4 Sweet potatoes
1/2 pound butter
2 cups heavy whipping cream
Bake sweet potatoes for about two hours at 350 degrees until soft. In a saucepan, melt butter in cream. Halve potatoes, scoop out flesh, and discard skins. Pass potatoes through a food mill, then fold in butter and cream mixture. Salt to taste. Keep hot.
To serve, place a scoop of sweet potatoes in the center of each plate and surround with spoonfuls of sauce. Place 3 fish medallions around the potatoes on each plate. Add parsley to the pan the fish was cooked in to soak up juices and spoon that over the medallions. Garnish with green onions.
Peach Custard Tarts with Anise, Forest Honey, and Earl Grey CrÈme FraÎche
From the kitchen of Steven Brown, chef of Restaurant Levain in Minneapolis.
1 1/2 cups all–purpose flour
1/2 tablespoon fine sea salt
1/4 cup lard
1/2 cup butter
2 tablespoons ice water
Mix flour, salt, and sugar in bowl. Cut in lard and butter with pastry cutter. Add ice water as needed, and combine with fork. Form dough into ball and flatten into a 4–inch–wide disk. Wrap in plastic and refrigerate at least 30 minutes.
Remove from refrigerator and roll on a lightly floured surface from the center out in each direction until dough is about 1/8–inch thick. Cut to fit 8 small pastry molds. Blind bake without filling, using dried beans wrapped in foil to weigh down the dough, at 350 degrees for 8 to 10 minutes. Remove beans and foil and cool.
1 large bay leaf
2 teaspoons anise seeds
2 teaspoons fennel seeds
1 teaspoon black peppercorns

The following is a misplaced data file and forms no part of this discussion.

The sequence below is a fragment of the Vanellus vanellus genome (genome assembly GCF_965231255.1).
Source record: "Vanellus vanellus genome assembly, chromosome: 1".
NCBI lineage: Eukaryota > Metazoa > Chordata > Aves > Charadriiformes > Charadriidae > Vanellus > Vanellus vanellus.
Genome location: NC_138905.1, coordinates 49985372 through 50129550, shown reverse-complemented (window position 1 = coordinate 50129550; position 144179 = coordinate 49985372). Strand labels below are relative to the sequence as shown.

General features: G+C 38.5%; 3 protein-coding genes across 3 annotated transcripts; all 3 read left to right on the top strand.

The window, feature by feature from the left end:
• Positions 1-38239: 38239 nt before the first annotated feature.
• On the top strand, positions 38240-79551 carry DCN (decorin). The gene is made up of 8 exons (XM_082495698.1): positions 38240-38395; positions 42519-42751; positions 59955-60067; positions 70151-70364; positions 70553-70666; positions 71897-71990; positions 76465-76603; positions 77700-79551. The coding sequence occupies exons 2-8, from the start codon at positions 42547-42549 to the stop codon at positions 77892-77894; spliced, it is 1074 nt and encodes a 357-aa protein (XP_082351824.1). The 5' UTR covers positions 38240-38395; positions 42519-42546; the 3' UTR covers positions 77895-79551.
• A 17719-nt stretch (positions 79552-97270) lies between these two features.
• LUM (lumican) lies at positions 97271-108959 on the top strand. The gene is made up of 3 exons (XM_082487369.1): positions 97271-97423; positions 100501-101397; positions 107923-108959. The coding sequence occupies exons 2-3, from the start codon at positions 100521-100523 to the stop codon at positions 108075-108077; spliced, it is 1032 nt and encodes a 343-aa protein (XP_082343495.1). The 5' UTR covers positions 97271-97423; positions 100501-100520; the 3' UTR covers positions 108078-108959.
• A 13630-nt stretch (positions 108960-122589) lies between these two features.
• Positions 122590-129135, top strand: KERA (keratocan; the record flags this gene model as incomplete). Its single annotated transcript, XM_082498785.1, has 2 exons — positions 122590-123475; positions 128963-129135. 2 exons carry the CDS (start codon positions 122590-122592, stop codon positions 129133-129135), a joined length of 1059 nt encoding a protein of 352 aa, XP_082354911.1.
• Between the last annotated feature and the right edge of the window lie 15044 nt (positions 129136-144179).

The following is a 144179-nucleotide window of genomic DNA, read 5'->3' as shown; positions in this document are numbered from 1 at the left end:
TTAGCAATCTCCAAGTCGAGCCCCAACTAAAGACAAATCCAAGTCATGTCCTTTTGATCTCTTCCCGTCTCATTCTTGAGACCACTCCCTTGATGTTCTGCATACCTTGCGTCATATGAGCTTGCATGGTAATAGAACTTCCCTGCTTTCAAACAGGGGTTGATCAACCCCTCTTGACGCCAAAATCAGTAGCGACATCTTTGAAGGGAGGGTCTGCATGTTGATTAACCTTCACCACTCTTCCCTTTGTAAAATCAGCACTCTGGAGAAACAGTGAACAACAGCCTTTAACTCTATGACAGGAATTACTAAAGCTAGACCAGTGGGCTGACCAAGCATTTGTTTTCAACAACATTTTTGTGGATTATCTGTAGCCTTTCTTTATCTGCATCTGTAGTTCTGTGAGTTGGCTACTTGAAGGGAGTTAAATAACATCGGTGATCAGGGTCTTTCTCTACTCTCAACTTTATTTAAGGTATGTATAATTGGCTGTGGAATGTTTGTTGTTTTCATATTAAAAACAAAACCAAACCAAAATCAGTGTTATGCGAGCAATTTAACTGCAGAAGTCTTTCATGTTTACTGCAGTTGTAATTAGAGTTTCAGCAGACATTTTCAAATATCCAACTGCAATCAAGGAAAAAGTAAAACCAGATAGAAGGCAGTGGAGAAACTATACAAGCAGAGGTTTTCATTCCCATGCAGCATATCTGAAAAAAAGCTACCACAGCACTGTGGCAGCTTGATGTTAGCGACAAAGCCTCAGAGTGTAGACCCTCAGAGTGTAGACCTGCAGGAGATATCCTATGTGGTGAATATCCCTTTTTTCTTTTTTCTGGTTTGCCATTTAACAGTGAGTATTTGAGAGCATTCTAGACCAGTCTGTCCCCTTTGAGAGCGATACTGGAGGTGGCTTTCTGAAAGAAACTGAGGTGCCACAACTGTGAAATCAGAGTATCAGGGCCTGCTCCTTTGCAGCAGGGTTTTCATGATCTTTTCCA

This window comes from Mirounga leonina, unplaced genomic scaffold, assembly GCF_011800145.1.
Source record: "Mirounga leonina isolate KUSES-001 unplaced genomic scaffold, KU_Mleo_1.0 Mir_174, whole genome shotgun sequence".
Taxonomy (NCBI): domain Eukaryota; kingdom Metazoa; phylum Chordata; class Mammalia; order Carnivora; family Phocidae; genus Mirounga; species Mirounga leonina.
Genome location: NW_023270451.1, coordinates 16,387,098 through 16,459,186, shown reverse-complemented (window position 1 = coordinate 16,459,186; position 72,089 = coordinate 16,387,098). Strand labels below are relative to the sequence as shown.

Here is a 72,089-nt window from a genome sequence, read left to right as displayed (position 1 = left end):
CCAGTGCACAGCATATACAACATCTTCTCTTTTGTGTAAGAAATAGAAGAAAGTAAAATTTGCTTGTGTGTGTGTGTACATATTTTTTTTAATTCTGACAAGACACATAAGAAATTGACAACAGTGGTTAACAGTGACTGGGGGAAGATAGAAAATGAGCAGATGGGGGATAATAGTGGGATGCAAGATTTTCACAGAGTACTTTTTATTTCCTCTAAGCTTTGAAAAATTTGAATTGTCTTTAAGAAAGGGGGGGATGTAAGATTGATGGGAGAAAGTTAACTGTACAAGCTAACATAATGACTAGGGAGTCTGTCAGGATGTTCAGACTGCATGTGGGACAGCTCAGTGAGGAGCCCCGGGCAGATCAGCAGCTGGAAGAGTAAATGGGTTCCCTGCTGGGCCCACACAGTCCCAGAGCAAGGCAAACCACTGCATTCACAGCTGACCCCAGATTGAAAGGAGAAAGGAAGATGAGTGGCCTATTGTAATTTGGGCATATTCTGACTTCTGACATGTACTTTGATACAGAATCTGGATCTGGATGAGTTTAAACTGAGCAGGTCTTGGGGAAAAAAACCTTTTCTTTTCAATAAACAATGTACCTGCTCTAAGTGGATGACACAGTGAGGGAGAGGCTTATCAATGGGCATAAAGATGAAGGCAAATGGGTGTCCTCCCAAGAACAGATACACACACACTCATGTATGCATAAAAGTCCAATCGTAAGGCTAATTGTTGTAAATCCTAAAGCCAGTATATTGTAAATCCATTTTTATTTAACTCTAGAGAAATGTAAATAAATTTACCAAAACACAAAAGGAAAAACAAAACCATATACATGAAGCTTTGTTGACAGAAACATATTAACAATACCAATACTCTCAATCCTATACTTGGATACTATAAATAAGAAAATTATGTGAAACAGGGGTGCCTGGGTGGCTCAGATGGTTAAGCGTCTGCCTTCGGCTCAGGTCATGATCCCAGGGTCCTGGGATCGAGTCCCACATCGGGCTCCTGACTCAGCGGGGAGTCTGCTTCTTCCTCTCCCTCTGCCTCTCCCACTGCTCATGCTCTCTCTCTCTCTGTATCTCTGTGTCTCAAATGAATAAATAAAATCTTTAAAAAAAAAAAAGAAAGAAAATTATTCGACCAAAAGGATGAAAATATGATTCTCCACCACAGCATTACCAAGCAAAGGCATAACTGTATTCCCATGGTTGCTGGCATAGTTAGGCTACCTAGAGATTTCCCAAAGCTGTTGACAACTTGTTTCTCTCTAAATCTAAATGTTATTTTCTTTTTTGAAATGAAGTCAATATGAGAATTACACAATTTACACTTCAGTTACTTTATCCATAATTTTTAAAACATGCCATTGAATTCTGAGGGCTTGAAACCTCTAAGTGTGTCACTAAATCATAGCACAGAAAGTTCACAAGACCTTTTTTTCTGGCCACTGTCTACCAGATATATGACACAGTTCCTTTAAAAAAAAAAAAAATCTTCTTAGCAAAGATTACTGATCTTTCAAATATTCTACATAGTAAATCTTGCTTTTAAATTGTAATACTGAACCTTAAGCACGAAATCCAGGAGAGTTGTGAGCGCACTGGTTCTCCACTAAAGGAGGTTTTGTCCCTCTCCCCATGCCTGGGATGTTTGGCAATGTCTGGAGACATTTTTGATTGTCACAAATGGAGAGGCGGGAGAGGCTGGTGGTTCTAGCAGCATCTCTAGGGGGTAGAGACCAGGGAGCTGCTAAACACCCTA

2 cups heavy cream
2 large eggs, slightly beaten
1/4 cup granulated sugar
1/4 cup forest honey (substitute regular honey if forest variety isn’t available)
4 Peaches, skinned, halved, and pitted
Lightly toast the spices in a hot pan until fragrant, then crush with mortar and pestle. In a small pot, combine cream and spice mixture and bring to a simmer. Slowly add eggs, sugar, and honey. Pass through a chinois or other fine sieve and cool in an ice bath. Arrange peaches pit–side up in par–baked shells and pour the custard to surround. Bake at 325 degrees until just set. Remove and, while cooling, brush with honey thinned with a little sherry to glaze. Garnish with Earl Grey Crème Fraîche (recipe follows).
Earl Grey Crème Fraîche
Allow up to two days’ preparation time.
1 cup heavy cream
1 tablespoon Earl Gray tea leaves
2 tablespoons buttermilk
3 tablespoons sugar
Heat the cream and tea in a small saucepan over medium heat; reduce heat and simmer for one hour. Strain into a glass or ceramic bowl and chill. Add buttermilk and cover with plastic wrap or a tight-fitting lid. Set in a warm but not hot place (e.g., top of refrigerator) for 24 to 48 hours; mixture should become somewhat thick. Whip to thicken slightly and add sugar to taste.